Dementia

We are committed to improving services for people living with dementia, their families and carers.

Dementia is a term used to describe a range of cognitive and behavioural symptoms that can include memory loss and problems with reasoning and communication. There can also be changes in personality and a reduction in a person's ability to carry out daily activities, such as shopping, washing, dressing and cooking. It is commonly combined with frailty related to old age and other long-term and complex conditions.

The most common types of dementia are Alzheimer's disease, vascular dementia, mixed dementia, dementia with Lewy bodies and frontotemporal dementia. 

It is not known exactly what causes dementia and research in ongoing to try to find the causes and develop treatments. Dementia is a progressive and terminal condition.

Consensus on overall estimated dementia prevalence in Scotland is approximately 90,000 people currently living with dementia. Around two-thirds are living at home at any one time, with the remainder in acute or residential care. The latter accounts for at least 66% of the care home population in Scotland and growing.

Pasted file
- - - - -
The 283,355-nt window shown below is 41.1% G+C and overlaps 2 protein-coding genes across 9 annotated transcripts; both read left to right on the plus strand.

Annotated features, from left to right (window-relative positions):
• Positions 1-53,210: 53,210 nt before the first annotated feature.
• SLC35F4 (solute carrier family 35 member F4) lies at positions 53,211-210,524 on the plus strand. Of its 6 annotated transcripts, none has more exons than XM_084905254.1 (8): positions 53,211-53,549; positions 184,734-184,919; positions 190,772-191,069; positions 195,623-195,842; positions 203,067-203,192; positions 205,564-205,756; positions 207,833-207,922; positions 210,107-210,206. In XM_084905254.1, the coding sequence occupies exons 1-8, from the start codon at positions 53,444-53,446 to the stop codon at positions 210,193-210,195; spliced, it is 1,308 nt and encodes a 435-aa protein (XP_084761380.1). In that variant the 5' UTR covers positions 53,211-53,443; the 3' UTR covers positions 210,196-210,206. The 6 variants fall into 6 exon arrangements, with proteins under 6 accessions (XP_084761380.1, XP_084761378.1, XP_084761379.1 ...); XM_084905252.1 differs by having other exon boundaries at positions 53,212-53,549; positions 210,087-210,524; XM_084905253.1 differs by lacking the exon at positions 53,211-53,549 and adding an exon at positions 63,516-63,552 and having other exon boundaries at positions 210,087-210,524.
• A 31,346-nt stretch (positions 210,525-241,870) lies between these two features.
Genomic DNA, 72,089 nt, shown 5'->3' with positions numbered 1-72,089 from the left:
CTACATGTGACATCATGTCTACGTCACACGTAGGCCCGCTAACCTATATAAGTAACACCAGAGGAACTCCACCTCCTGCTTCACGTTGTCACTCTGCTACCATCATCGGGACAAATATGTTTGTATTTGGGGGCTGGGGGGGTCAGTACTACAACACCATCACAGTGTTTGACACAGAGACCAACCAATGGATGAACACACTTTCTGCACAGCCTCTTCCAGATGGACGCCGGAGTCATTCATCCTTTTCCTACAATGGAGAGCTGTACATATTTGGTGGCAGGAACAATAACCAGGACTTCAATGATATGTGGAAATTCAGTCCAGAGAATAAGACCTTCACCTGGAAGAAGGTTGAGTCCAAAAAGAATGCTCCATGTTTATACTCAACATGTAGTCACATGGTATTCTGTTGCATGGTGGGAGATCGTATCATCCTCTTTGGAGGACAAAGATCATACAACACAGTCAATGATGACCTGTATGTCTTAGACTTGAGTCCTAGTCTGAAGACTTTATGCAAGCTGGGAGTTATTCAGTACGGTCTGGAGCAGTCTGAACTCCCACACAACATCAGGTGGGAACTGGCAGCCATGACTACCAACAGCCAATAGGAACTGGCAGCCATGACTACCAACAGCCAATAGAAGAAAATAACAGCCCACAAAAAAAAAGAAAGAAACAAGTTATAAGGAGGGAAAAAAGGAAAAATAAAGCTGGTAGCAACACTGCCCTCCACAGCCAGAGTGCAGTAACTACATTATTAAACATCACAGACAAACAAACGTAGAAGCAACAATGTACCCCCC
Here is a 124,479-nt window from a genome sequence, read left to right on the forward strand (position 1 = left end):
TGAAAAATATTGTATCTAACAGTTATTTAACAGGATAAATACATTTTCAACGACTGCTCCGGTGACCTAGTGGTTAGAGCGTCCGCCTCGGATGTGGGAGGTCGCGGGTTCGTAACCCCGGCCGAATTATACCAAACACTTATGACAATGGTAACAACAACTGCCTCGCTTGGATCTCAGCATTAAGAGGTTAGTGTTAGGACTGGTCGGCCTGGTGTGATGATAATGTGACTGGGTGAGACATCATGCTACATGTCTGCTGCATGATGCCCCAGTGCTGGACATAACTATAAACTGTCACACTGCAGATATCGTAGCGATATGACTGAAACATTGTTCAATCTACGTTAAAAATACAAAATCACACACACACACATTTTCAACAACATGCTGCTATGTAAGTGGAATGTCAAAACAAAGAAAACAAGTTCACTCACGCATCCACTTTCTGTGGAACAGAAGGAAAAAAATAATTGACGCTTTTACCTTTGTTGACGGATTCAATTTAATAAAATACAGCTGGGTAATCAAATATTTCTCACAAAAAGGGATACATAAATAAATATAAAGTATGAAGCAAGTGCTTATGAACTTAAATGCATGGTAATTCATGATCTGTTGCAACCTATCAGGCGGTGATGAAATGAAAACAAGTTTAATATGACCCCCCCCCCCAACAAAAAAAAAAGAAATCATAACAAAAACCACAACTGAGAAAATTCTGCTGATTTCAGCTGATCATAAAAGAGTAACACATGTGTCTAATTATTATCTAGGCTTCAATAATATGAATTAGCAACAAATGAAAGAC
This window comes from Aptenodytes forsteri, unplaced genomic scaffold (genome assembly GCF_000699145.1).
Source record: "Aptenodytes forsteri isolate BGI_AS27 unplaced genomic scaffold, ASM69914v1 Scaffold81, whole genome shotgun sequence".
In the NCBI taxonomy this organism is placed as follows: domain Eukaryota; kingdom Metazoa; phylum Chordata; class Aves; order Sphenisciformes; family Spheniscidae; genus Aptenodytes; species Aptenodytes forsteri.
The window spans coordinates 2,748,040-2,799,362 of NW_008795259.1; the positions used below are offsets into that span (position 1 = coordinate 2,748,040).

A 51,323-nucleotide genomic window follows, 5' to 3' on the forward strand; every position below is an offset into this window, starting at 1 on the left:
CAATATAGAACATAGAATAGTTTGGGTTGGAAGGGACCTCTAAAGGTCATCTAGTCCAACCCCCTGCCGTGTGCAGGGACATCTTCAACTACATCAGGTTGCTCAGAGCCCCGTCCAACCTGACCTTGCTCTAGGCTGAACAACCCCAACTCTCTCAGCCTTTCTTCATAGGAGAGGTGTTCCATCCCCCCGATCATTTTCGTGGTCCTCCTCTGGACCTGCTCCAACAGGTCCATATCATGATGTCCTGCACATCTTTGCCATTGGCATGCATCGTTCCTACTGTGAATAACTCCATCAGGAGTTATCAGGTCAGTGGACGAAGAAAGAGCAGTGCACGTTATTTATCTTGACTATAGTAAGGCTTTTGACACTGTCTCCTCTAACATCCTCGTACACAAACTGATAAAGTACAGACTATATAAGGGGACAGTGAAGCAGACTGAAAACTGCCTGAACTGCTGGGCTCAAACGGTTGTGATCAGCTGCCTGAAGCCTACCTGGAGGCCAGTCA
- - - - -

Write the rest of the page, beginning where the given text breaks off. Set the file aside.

Estimated annual diagnosed dementia incidence is approximately 20,000 by 2020, with roughly the same number of people dying with dementia each year. 

We published Scotland’s third 3-year National Dementia Strategy in 2017.

The Strategy contains 21 commitments and focuses on the following major areas:

  • increasing dementia diagnosis rates
  • extending access to post-diagnostic support in line with our national commitment
  • improving integrated home care and dementia palliative and end of life care

The strategy is underpinned by two national dementia workforce programmes and a national dementia service modernisation, innovation and service redesign programme.